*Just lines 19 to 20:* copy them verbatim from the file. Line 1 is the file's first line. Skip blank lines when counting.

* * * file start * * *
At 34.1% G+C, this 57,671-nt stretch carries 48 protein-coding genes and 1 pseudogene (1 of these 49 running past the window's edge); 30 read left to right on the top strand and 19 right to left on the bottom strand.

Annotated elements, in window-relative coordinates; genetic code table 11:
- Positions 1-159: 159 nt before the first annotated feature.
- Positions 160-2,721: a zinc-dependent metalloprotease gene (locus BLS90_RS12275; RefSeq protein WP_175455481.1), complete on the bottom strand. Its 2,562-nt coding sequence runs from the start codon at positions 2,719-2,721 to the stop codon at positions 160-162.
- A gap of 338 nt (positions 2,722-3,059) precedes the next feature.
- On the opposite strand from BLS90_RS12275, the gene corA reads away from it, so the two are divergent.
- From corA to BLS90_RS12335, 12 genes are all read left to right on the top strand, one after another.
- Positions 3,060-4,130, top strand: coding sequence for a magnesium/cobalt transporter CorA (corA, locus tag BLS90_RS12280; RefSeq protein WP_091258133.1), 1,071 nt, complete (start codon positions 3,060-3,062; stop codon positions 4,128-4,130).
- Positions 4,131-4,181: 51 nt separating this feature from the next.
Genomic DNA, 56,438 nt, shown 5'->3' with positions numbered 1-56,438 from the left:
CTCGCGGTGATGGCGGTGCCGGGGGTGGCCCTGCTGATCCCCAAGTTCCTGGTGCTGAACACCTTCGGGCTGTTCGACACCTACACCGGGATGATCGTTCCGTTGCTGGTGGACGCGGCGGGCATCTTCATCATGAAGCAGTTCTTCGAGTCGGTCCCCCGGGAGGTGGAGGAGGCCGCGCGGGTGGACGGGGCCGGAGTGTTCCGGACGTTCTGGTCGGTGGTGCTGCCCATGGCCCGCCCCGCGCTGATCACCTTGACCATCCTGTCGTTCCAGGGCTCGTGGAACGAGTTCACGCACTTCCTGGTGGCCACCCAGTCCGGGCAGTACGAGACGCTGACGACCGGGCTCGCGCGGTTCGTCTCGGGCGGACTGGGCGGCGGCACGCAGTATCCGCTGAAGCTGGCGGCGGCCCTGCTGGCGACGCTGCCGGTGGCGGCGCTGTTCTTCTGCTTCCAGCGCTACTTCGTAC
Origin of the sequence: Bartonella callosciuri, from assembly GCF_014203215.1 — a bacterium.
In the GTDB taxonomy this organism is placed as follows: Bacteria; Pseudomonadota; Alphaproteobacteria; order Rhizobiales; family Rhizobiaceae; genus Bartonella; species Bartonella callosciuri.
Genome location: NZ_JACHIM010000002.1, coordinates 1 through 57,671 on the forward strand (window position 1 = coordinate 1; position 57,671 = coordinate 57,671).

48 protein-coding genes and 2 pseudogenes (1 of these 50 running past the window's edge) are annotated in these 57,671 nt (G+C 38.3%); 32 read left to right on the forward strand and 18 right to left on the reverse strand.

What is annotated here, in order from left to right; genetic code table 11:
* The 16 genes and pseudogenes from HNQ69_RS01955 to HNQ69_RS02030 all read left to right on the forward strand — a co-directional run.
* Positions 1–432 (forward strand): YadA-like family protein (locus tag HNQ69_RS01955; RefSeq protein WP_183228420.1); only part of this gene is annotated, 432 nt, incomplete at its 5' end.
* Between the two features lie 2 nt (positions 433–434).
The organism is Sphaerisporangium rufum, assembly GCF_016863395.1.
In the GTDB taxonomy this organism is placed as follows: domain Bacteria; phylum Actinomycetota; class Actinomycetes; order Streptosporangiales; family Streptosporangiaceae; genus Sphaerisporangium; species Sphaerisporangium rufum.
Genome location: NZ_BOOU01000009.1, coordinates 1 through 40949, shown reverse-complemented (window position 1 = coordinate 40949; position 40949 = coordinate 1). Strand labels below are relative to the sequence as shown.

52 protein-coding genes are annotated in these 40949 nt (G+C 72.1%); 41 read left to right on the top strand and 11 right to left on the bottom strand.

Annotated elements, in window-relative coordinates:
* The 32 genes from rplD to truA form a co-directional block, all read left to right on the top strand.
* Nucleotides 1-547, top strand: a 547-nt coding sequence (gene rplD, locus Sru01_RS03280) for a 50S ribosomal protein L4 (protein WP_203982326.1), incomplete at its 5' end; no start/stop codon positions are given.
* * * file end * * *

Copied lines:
* Between the two features lie 2 nt (positions 433–434).
The organism is Sphaerisporangium rufum, assembly GCF_016863395.1.